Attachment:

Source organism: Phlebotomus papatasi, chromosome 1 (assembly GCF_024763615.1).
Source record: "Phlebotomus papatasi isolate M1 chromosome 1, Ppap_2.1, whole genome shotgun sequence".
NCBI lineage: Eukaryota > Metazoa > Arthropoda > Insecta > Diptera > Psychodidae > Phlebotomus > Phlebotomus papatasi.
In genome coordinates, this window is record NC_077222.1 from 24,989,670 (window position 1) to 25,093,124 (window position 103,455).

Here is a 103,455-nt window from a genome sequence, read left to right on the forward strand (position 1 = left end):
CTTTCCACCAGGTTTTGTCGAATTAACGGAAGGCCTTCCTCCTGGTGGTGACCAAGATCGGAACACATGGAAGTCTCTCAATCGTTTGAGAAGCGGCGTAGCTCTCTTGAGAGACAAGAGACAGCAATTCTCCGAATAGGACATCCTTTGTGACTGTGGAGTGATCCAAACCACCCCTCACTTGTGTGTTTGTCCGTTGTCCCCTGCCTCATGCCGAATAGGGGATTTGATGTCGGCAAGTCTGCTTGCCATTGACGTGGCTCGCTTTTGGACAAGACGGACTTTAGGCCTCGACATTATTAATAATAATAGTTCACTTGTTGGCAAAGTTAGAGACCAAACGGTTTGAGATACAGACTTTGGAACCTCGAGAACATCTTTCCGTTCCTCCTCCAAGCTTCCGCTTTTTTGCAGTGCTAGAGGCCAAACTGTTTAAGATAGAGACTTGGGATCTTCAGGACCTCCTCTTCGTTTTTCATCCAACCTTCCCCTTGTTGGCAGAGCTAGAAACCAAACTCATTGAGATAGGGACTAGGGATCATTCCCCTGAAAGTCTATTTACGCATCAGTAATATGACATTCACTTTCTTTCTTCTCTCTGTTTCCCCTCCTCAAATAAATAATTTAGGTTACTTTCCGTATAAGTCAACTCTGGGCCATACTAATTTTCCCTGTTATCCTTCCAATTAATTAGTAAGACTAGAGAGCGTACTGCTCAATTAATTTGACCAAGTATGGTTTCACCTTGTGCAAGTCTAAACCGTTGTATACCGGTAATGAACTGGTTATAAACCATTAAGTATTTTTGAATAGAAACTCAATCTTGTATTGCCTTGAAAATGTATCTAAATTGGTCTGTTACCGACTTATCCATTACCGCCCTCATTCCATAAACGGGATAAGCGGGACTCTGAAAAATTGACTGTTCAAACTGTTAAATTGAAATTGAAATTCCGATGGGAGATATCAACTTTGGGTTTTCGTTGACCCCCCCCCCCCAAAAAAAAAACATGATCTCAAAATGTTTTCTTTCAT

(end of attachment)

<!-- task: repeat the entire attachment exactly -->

Source organism: Phlebotomus papatasi, chromosome 1 (assembly GCF_024763615.1).
Source record: "Phlebotomus papatasi isolate M1 chromosome 1, Ppap_2.1, whole genome shotgun sequence".
NCBI lineage: Eukaryota > Metazoa > Arthropoda > Insecta > Diptera > Psychodidae > Phlebotomus > Phlebotomus papatasi.
In genome coordinates, this window is record NC_077222.1 from 24,989,670 (window position 1) to 25,093,124 (window position 103,455).

Here is a 103,455-nt window from a genome sequence, read left to right on the forward strand (position 1 = left end):
CTTTCCACCAGGTTTTGTCGAATTAACGGAAGGCCTTCCTCCTGGTGGTGACCAAGATCGGAACACATGGAAGTCTCTCAATCGTTTGAGAAGCGGCGTAGCTCTCTTGAGAGACAAGAGACAGCAATTCTCCGAATAGGACATCCTTTGTGACTGTGGAGTGATCCAAACCACCCCTCACTTGTGTGTTTGTCCGTTGTCCCCTGCCTCATGCCGAATAGGGGATTTGATGTCGGCAAGTCTGCTTGCCATTGACGTGGCTCGCTTTTGGACAAGACGGACTTTAGGCCTCGACATTATTAATAATAATAGTTCACTTGTTGGCAAAGTTAGAGACCAAACGGTTTGAGATACAGACTTTGGAACCTCGAGAACATCTTTCCGTTCCTCCTCCAAGCTTCCGCTTTTTTGCAGTGCTAGAGGCCAAACTGTTTAAGATAGAGACTTGGGATCTTCAGGACCTCCTCTTCGTTTTTCATCCAACCTTCCCCTTGTTGGCAGAGCTAGAAACCAAACTCATTGAGATAGGGACTAGGGATCATTCCCCTGAAAGTCTATTTACGCATCAGTAATATGACATTCACTTTCTTTCTTCTCTCTGTTTCCCCTCCTCAAATAAATAATTTAGGTTACTTTCCGTATAAGTCAACTCTGGGCCATACTAATTTTCCCTGTTATCCTTCCAATTAATTAGTAAGACTAGAGAGCGTACTGCTCAATTAATTTGACCAAGTATGGTTTCACCTTGTGCAAGTCTAAACCGTTGTATACCGGTAATGAACTGGTTATAAACCATTAAGTATTTTTGAATAGAAACTCAATCTTGTATTGCCTTGAAAATGTATCTAAATTGGTCTGTTACCGACTTATCCATTACCGCCCTCATTCCATAAACGGGATAAGCGGGACTCTGAAAAATTGACTGTTCAAACTGTTAAATTGAAATTGAAATTCCGATGGGAGATATCAACTTTGGGTTTTCGTTGACCCCCCCCCCCCAAAAAAAAAACATGATCTCAAAATGTTTTCTTTCAT